3. Buckley

    The englobulenated version of the first image makes my soul hurt. When I pick two stars that appear very close together, and then think about how they are actually light years apart, I feel an overwhelming sense of uselessness.

  4. davem

    I assume that globular clusters are not spinning like galaxies – otherwise they would be flattened elipses? So what holds their shape – why don”t they gravitationally collapse into a black hole?

  5. Gary Ansorge

    3. Buckley

    “I feel an overwhelming sense of uselessness.”

    If by that you mean “insignificant”, welcome to the club. On the other hand, while the universe impels us toward humbleness, what is truly amazing is that a mere 3 lb clump of neurons can apprehend this magnificence and appreciate it.

    THAT makes me feel not at all useless,,,

    GAry 7

  6. @ Buckley:

    To steal a line from Commander John J. Adams,* “That thing out there…it’s you!”

    Seriously, I don’t know why any of this could make a person feel insignificant. Small, maybe, and even that in the physical sense alone. Every single photograph like this gives me a personal boost, and spotting cool stuff with the naked eye or through a telescope, well, that’s like looking in one of those funhouse mirrors that makes your head expand.

    *Props for recognizing the reference.

  7. TMB

    @davem: They have some rotation, but mostly they’re supported by velocity dispersion: each star is moving in a random direction. Essentially, each star is on an orbit in the potential of the cluster, just like each star in a spiral galaxy is in an orbit in the potential of the galaxy, but in the cluster those orbits are oriented randomly instead of all being in a flat plane like in the galaxy.

  8. flash

    My god. It’s full of stars!

  9. AF

    My desktop will love starry wallpapers in this resolution.

  10. Liath

    Does anyone have any thoughts on what the sky would look like if you were a resident on a planet in the Omega Cen cluster?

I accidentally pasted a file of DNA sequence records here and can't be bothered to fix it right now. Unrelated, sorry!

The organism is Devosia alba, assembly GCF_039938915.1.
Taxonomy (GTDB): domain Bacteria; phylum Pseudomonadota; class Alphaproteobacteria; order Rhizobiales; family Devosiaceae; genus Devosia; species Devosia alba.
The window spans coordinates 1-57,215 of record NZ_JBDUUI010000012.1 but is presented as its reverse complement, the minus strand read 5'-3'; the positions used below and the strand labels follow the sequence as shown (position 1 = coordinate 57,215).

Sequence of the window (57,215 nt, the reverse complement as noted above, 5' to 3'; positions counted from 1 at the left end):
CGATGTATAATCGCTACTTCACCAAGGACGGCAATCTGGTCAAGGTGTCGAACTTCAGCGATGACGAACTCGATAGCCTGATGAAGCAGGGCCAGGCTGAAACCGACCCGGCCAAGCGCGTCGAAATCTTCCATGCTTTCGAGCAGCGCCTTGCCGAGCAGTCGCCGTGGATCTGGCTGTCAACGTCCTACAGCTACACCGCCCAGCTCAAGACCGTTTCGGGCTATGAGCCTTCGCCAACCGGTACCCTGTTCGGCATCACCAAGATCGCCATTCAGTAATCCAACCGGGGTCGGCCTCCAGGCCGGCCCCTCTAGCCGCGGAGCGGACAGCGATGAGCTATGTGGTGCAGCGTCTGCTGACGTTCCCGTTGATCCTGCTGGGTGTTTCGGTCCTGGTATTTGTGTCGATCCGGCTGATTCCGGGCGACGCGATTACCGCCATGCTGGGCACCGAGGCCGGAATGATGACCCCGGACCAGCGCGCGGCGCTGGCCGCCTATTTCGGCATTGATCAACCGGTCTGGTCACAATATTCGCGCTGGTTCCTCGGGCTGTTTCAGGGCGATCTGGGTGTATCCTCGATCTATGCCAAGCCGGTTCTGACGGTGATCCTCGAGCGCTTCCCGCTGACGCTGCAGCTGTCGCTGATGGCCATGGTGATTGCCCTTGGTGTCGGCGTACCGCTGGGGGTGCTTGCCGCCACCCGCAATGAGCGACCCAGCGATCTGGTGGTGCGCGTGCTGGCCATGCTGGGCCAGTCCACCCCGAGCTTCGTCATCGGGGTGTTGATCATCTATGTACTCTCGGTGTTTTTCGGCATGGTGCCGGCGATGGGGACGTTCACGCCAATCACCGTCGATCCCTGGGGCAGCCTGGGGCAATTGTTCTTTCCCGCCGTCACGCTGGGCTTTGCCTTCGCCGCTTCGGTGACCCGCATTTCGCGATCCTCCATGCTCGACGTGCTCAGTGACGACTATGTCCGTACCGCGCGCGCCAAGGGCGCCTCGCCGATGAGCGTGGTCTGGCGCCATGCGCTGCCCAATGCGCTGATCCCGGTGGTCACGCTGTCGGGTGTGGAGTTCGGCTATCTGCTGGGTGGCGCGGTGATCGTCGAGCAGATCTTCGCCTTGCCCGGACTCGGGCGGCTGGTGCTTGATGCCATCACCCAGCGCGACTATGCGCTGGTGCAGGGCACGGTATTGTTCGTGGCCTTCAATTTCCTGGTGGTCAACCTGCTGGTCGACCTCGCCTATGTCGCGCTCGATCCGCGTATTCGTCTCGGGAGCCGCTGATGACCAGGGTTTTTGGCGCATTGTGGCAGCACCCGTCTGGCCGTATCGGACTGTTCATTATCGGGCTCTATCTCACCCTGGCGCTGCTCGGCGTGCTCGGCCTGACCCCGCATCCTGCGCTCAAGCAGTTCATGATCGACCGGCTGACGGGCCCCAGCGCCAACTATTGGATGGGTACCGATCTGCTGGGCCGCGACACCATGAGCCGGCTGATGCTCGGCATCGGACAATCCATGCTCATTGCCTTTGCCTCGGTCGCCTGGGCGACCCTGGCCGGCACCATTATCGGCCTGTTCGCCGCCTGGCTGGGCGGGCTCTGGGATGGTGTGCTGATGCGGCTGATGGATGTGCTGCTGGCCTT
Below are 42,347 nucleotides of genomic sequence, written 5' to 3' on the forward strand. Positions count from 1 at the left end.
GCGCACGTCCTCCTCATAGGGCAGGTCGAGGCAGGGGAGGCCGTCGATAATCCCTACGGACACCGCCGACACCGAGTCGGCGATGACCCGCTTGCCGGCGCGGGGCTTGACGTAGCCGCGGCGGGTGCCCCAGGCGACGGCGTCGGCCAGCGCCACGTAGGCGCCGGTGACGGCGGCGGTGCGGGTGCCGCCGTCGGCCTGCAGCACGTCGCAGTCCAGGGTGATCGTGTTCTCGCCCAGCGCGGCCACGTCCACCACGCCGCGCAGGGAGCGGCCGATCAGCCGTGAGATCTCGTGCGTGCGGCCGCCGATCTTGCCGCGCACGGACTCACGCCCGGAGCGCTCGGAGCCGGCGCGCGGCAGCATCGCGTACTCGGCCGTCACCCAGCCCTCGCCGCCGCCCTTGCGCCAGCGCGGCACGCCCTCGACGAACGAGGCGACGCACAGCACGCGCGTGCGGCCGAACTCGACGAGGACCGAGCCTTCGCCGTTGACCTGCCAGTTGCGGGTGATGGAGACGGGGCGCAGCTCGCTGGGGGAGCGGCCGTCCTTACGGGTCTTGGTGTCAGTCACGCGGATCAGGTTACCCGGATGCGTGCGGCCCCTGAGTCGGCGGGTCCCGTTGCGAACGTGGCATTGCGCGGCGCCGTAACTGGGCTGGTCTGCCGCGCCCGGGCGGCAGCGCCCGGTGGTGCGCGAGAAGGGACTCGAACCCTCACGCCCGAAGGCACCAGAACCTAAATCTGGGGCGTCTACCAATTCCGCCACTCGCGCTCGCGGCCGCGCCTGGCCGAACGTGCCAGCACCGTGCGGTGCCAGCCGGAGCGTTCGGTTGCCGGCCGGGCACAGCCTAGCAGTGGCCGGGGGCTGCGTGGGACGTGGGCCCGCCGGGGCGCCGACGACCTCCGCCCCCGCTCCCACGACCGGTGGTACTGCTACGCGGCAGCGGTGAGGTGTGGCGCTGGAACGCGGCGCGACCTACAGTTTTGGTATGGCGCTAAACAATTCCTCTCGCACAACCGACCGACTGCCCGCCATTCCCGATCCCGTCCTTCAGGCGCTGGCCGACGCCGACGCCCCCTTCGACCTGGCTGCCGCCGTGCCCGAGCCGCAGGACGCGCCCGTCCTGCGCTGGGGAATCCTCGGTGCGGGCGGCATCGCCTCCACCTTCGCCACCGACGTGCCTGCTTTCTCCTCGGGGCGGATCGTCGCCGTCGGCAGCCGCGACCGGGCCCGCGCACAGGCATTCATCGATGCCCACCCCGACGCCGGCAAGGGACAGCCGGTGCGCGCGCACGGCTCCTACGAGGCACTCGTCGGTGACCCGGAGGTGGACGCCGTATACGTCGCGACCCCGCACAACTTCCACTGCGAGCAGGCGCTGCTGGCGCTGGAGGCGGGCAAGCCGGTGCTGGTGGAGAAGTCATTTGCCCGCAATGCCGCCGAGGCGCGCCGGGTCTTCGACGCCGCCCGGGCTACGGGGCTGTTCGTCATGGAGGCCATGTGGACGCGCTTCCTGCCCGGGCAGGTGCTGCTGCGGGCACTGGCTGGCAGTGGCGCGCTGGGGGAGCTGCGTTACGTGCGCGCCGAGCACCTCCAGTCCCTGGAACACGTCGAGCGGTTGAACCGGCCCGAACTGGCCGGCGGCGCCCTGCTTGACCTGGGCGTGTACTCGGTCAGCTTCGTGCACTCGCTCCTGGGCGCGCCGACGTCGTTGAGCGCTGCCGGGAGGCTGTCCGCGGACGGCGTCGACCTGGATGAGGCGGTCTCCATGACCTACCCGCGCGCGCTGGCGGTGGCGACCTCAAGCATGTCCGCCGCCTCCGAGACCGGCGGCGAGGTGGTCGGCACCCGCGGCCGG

11. CB

    @ Liath:

    1) Really bright.

    2) Freaking amazing!

    I love globs. They’re pretty much my favorite object to look at for pure mind-blowing beauty. In a hobbyist scope you can make out plenty of individual stars, but they tend to blur into a bright smear towards the center. It conveys the idea of these things containing ridiculous numbers of stars much better than the completely smooth view of a galaxy gives. I know a galaxy can contain billions of stars, but I can see the glob is stuffed with stars.

  12. Quiet Desperation

    the internet-choking … 280 MB version.

    Pfft. That’s one minute of HD streaming from Netflix to my Roku box.

    I feel an overwhelming sense of uselessness.

    Er… so… go do something useful?

    I never bought into the whole “the vastness of the universe humbles me” thing. Why should it? I’m smarter than pretty much all of it. At the end of the day it’s just a bunch of minerals and gasses whereas I can compose a poem or create something else of beauty.

    Sentience rocks, dude.

  13. twfeline

    Looks like we have ourselves a comet-finder instrument. I quickly spotted a comet in the lower left corner, near the left edge of the pic. Anybody know what that cute barred spiral (almost ring) galaxy is called, below and a touch left of the center of the cluster?

  14. CB

    @ Quiet Desperation:

    Omega Centauri beats anything you could ever dream of creating in the beauty department, and it wasn’t even trying. Sorry.

  15. DrFlimmer

    @ Gary Ansorge:

    In the past, I’m quite sure, Phil used to go to sleep at 7:30 am, after closing out his ‘scope. 😉
    However, I’m also quite sure that Phil, in these days, saves these posts earlier and specifies the hour of their release.

    Btw: The feeling of insignificance makes me wonder, why there are so many people who think “I am the Master of the Universe”, while even their major energy source (the sun) can easily wipe them out. The “uselessness” gets mixed with anger in such moments….

  16. Gary Ansorge

    16. DrFlimmer

    We WISH we were the center of the universe. The universe however, appears to think otherwise,,,